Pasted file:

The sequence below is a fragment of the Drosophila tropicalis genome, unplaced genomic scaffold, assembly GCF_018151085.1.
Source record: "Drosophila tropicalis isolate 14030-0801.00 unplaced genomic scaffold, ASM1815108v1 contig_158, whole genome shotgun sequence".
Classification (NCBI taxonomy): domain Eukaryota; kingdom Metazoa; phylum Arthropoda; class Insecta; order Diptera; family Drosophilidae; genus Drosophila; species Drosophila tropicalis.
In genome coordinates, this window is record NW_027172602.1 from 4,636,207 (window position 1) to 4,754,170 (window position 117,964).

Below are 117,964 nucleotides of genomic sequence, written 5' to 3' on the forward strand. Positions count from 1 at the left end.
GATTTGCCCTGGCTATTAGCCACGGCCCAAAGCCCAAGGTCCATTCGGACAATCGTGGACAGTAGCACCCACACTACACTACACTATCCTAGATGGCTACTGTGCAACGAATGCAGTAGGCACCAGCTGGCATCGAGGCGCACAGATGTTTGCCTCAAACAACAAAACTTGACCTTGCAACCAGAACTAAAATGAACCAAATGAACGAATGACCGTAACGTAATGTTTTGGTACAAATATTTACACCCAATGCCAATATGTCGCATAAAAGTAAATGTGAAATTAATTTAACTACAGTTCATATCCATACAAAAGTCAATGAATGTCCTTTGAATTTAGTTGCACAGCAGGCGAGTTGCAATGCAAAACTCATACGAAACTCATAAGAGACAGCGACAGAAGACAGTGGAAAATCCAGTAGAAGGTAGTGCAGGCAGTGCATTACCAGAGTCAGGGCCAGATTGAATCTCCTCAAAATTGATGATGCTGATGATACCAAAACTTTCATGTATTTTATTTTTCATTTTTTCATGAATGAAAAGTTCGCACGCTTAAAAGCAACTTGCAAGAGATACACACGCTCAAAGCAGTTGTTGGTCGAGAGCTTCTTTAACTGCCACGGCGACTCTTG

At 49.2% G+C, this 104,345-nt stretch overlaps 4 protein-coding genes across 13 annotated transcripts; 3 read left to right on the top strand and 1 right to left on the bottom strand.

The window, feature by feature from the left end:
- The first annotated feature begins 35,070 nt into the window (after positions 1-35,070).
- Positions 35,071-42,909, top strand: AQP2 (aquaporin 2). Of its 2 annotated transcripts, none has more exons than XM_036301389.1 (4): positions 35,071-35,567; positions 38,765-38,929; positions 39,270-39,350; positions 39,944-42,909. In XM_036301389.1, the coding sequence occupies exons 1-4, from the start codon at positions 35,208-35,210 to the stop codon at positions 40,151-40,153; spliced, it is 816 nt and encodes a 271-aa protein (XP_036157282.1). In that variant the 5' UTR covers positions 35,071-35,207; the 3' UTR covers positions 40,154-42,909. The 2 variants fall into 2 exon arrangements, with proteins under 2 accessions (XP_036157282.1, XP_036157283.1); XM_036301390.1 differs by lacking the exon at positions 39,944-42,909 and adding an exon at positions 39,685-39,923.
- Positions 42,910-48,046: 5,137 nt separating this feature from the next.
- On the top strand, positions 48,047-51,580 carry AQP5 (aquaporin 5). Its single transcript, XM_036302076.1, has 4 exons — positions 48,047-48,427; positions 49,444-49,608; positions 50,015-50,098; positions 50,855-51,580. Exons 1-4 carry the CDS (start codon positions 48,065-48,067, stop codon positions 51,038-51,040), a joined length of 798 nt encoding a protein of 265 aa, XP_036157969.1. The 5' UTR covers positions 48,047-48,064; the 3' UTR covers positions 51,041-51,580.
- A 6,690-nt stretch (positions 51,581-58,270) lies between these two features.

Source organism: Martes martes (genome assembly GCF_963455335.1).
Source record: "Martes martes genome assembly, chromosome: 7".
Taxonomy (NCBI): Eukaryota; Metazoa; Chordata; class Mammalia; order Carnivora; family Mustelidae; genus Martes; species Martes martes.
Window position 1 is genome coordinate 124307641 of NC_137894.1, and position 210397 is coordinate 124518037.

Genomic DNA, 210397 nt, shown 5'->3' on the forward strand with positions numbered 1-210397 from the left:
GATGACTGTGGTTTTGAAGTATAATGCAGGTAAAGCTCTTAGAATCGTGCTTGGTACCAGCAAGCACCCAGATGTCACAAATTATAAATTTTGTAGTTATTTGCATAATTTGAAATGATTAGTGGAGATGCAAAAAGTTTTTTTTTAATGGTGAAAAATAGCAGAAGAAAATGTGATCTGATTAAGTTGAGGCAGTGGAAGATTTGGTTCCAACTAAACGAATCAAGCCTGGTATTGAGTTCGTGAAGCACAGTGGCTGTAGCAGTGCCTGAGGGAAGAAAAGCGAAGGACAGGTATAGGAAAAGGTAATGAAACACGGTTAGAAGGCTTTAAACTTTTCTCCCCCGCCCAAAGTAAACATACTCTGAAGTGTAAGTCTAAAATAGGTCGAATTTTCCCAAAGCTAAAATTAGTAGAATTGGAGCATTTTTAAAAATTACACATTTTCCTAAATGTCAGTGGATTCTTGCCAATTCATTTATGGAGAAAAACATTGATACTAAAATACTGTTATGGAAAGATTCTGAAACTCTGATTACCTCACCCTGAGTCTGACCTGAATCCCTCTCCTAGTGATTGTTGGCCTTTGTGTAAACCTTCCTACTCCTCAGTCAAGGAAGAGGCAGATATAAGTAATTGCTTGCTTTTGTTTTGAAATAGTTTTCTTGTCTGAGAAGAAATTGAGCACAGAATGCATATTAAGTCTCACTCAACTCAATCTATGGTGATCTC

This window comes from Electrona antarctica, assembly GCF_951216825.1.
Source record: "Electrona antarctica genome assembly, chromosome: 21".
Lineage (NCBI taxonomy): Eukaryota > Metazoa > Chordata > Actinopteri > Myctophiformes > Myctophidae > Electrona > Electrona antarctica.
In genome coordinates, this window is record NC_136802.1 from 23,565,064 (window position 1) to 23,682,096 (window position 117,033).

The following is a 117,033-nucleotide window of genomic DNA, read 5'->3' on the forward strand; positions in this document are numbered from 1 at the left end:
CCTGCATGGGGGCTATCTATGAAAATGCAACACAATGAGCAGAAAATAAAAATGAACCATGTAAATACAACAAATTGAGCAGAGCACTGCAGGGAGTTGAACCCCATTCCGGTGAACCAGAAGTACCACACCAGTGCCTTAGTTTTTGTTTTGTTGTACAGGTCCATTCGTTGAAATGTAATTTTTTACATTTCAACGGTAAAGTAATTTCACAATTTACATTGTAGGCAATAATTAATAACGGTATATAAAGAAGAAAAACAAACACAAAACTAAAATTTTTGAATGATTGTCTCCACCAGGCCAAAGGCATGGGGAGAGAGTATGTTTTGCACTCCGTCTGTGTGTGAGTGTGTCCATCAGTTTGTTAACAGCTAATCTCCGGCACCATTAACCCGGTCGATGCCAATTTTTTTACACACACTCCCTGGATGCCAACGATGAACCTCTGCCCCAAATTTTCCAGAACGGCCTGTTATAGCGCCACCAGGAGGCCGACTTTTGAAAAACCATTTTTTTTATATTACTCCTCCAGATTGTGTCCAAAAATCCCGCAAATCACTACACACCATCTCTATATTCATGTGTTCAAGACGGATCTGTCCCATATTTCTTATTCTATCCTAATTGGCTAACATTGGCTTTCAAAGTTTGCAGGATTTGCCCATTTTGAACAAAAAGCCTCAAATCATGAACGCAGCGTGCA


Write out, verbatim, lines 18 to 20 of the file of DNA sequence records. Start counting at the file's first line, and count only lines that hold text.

Genomic DNA, 210397 nt, shown 5'->3' on the forward strand with positions numbered 1-210397 from the left:
GATGACTGTGGTTTTGAAGTATAATGCAGGTAAAGCTCTTAGAATCGTGCTTGGTACCAGCAAGCACCCAGATGTCACAAATTATAAATTTTGTAGTTATTTGCATAATTTGAAATGATTAGTGGAGATGCAAAAAGTTTTTTTTTAATGGTGAAAAATAGCAGAAGAAAATGTGATCTGATTAAGTTGAGGCAGTGGAAGATTTGGTTCCAACTAAACGAATCAAGCCTGGTATTGAGTTCGTGAAGCACAGTGGCTGTAGCAGTGCCTGAGGGAAGAAAAGCGAAGGACAGGTATAGGAAAAGGTAATGAAACACGGTTAGAAGGCTTTAAACTTTTCTCCCCCGCCCAAAGTAAACATACTCTGAAGTGTAAGTCTAAAATAGGTCGAATTTTCCCAAAGCTAAAATTAGTAGAATTGGAGCATTTTTAAAAATTACACATTTTCCTAAATGTCAGTGGATTCTTGCCAATTCATTTATGGAGAAAAACATTGATACTAAAATACTGTTATGGAAAGATTCTGAAACTCTGATTACCTCACCCTGAGTCTGACCTGAATCCCTCTCCTAGTGATTGTTGGCCTTTGTGTAAACCTTCCTACTCCTCAGTCAAGGAAGAGGCAGATATAAGTAATTGCTTGCTTTTGTTTTGAAATAGTTTTCTTGTCTGAGAAGAAATTGAGCACAGAATGCATATTAAGTCTCACTCAACTCAATCTATGGTGATCTC

This window comes from Electrona antarctica, assembly GCF_951216825.1.